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Sick of making New Year's Resolutions? Let Paul O'Connell refocus you

The Toulon lock is well used to setting goals for himself, he does it every day.

IT’S THAT TIME of year again. Christmas is over, you can relax… or at least you can for just as long as it takes one of your wise elders to utter that dreaded sentence: So, any New Year’s resolutions?

Paul O'Connell talk's to Coach Eddie O'Sullivan Source: Dan Sheridan/INPHO

Quick, think of something to give up!

If only you smoked, that’d be a handy answer year after year. Maybe crisps are off the menu? Perhaps you’ll pour yourself in to some new lycra and start pounding the pavements. Or, better yet, get a 12-month membership in a gym that seems like great value until you start counting the six or seven months that pass without you darkening its door.

Nothing too serious, obviously: by the time you get paid after a long, bleak January nobody cares for NYRs (yes, we’re calling it that) anymore. You can be yourself again.

On the other hand though, NYRs don’t have to be a chore. They can be more than just a lip service answer you serve up to the mammy to get that look of disappointment off her face.

This week most of us have a few hours spare to sit down and take stock. In between tins of Roses, why not figure out what you want from your life in 2016 – not just in terms of your career or your waistline.

Framework

Objectives, goals, resolutions; whatever you want to call them, they can be a fickle mistress sometimes. Some wishes are just that, but if you put a framework of a plan towards those wishes then you might not believe the luck you make for yourself.

Identifying the big over-arching mission is as difficult a task as achieving it. It’s easier for professional sportspeople: the trophies are (usually) cast before the season starts and the efforts of a previous season can be instructive of where the realistic goal now lies.

Paul O’Connell has set many goals over the course of his career. And he will set many more in the 18-odd months that remain on his contract in Toulon. That’s the key for the Limerick man, lots and lots of little day-to-day goals: sweat the small stuff, make sure you’re hitting targets regularly and soon the bigger prizes will come in to view.

“I’d be very short-termist in all that sort of stuff,” the former Ireland captain told The42 at a time when his only goal was to get clearance to take the supportive brace off his hamstring.

Paul O'Connell, Eoin Reddan and Jerry Flannery Goal for the day, 3 September 2011: win downhill go-kart race. Source: Dan Sheridan/INPHO

“I don’t get too far ahead. The bigger picture is sometimes very distracting and it seems very intimidating. But if you can look at what’s right in front of you and try to do that as well as you can, then move on to the next thing and try to do that as well as you can, it’s an easier way of approaching things.”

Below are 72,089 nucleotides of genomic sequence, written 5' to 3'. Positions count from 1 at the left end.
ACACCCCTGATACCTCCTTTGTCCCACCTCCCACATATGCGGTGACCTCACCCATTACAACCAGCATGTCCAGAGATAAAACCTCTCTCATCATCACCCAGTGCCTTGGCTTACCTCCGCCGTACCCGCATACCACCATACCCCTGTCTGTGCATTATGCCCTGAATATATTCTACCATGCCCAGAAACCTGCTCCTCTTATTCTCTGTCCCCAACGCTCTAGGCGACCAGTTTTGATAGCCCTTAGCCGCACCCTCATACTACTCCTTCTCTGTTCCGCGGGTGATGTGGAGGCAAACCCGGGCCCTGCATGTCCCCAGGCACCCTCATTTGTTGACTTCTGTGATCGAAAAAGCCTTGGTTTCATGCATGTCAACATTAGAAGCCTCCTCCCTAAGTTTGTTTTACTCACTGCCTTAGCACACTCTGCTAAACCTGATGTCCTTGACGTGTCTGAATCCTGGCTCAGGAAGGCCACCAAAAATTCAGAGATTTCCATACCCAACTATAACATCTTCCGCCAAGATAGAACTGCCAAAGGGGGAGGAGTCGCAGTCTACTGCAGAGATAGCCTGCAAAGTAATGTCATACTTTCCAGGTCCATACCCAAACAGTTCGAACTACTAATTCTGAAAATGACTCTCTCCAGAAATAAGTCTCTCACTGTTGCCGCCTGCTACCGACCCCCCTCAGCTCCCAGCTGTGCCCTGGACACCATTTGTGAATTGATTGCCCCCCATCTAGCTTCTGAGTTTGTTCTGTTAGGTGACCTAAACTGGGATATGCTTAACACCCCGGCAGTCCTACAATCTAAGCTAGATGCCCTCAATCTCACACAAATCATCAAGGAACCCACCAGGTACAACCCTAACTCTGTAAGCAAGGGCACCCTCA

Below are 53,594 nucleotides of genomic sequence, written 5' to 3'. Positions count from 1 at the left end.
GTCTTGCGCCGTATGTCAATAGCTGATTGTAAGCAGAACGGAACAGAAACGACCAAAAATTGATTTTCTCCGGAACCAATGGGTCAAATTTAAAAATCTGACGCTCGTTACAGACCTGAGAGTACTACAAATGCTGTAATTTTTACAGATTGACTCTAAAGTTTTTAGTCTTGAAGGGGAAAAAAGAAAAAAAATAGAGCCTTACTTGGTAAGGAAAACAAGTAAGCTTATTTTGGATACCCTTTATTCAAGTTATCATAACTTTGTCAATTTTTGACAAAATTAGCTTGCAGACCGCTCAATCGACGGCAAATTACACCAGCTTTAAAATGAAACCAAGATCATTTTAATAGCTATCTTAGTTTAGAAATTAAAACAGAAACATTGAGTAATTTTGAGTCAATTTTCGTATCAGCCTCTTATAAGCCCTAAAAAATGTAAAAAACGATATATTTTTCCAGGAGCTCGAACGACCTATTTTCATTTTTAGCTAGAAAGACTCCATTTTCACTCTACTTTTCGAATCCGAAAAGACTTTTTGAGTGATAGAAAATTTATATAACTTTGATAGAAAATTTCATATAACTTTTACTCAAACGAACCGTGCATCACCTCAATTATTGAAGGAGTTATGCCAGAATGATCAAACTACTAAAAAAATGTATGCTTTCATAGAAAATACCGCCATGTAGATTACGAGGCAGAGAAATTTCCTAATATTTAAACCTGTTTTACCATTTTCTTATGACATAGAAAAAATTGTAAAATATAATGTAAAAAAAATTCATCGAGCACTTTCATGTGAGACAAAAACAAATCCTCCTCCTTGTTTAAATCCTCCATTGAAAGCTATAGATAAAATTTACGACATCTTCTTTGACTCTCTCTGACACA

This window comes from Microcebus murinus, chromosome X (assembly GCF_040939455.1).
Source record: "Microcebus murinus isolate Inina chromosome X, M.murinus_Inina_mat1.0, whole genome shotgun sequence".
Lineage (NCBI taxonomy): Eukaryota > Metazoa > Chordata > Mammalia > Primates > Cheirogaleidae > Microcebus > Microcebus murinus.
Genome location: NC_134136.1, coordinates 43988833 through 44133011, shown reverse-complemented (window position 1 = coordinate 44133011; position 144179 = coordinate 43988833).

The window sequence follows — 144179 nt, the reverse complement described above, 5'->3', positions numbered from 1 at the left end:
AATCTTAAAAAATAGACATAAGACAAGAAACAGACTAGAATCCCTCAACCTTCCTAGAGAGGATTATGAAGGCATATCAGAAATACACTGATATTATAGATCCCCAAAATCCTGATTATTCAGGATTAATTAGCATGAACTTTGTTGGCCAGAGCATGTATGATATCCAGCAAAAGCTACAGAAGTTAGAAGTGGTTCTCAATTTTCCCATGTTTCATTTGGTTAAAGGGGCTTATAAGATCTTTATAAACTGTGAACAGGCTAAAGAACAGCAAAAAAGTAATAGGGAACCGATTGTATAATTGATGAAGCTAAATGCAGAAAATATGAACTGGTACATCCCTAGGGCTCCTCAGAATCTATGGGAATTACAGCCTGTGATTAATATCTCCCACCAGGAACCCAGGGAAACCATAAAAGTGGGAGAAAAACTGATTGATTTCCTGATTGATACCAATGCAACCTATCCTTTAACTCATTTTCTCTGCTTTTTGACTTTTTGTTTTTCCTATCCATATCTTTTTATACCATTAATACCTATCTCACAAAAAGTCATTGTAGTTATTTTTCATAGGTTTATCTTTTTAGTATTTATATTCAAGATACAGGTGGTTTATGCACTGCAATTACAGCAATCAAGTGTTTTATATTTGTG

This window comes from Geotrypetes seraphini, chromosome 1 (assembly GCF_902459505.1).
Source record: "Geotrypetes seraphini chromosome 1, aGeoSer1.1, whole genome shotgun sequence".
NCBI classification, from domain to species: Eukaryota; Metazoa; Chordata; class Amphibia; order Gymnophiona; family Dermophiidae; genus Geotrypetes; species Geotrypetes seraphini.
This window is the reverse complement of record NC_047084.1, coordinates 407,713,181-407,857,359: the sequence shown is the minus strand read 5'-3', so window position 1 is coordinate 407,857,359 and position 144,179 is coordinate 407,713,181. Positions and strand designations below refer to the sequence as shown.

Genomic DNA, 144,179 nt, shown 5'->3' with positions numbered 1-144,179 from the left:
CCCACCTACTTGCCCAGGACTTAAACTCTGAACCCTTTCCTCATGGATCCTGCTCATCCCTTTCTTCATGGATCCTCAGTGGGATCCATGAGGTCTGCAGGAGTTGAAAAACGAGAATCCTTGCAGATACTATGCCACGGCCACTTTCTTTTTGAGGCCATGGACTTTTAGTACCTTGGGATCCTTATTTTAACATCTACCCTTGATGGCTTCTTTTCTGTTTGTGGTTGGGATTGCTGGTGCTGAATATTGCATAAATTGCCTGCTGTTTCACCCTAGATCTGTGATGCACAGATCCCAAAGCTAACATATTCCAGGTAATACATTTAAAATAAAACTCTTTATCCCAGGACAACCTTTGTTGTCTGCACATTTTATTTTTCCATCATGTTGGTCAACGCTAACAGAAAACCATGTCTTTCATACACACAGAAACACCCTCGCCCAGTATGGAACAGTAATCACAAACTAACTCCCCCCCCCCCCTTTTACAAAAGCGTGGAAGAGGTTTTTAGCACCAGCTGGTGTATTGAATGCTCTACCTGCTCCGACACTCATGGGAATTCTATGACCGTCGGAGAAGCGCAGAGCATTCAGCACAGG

O’Connell reaches and sets goals daily. Be it by powering through a Tuesday training session, making sure he gets a good night’s sleep and quality fuel or by performing well on matchday.

Winning things, there are so many other things that are out of your control that have to go in to that. So for me, any goal-setting I’d be doing would be around trying to get my body right, trying to train well, trying to improve things that I can control.”

That approach, says the double Heineken Cup-winner, two-time Lions tourist and 108-cap Ireland lock, has not always been in place. He has learned over the years to step back when a squad was perhaps getting excited after a good pre-season.

“I think very often we would have sat down as a team and talk about winning this and that.

“Really, you just have to look at what goes in,what’s required to do that rather than the bigger picture. There’s a whole load of little things that are a lot easier to see, to grasp, a lot easier to achieve; the little things that go in to doing that rather than looking at the bigger picture of trying to finish the season with a trophy.”

Paul O'Connell Source: Billy Stickland/INPHO

So if you already have a clear idea of where you want to go in 2016. Don’t blur the lines by giving yourself the same targets as you did this time last year.

Give yourself goals for Monday 4 January, give yourself goals for Tuesday, Wednesday, Thursday, Friday…

Keep hitting targets, stay on the positive side of them and, you never know, everything else just might fall into place before you know it.

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About the author:

Sean Farrell

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